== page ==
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BRUSSELS — Serbia's ambassador to NATO was chatting and joking with colleagues in a parking garage at Brussels Airport when he suddenly strolled to a barrier, climbed over and flung himself to the ground below, a diplomat said.
By the time his shocked colleagues reached him, Branislav Milinkovic was dead.
His motives are a mystery. Three diplomats who knew Milinkovic said he did not appear distraught in the hours leading up to his death Tuesday night. They said he seemed to be going about his regular business, picking up an arriving delegation of six Serbian officials who were due to
Originally posted by Skada
I have a feeling that more of these types of stories are going to be in the news.
He was transferred to Nato as Serbia's special representative in 2004. Serbia is not a member of the military alliance, but Mr Milinkovic was named ambassador after Belgrade joined Nato's Partnership for Peace programme, which groups neutral states.
The move had angered Serbian nationalists who are now in power. They have pledged the nation will never join because of Nato's 1999 bombing campaign, during which it forced Milosevic's forces to withdraw from Serbia's southern province of Kosovo.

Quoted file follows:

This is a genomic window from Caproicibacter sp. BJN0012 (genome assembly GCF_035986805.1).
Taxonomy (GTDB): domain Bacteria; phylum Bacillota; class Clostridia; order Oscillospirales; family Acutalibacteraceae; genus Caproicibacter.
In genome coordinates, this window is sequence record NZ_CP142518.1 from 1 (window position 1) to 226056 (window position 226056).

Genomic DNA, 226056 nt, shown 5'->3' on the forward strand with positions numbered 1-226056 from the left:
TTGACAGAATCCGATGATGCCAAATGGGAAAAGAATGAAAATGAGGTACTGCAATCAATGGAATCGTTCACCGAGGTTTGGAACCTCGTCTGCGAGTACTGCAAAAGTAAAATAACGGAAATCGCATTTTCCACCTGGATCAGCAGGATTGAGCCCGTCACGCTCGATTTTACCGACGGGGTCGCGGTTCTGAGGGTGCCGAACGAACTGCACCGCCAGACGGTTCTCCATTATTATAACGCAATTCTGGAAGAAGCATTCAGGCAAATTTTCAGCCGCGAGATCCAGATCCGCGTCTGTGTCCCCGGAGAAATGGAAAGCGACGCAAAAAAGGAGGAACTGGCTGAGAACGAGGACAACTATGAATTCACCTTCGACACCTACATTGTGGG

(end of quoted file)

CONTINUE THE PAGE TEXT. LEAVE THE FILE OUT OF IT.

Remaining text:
Milinkovic was at the Brussels airport to receive Serbian Deputy Foreign Minister Zoran Vujicm, who was due in the Belgian capital for NATO talks along with other officials.
After the delegation arrived, they walked through the parking lot to their cars, and Milinkovic suddenly broke from the group, walked over to the barrier and jumped, an anonymous official said.
“I met with him [Milinkovic] yesterday afternoon, I didn’t notice anything strange, he seemed in a perfectly good mood,” an anonymous source told Italian publication La Stampa.
“I knew him well, this doesn’t make any sense, it’s totally inexplicable.”
With Croatia on the threshold of EU membership, and along with Albania and the Former Yugoslav Republic of Macedonia headed for NATO too, the day when Balkan countries will have an important influence on Western security policies is fast approaching.
Although it’s nearly a decade and a half since the Dayton Accord that brought peace to the region, and ten years since NATO intervened over Kosovo, dangerous tensions persist. How great is the risk that old enmities and rivalries between Balkan newcomers to the EU and of NATO will spill over into wider policy areas?
The argument for stabilizing Balkan countries through integration into the EU and NATO remains strong, but with Euro-American relations still badly scarred by last year’s disagreements over the advisability of Georgian and Ukrainian NATO membership, how deep are the pitfalls?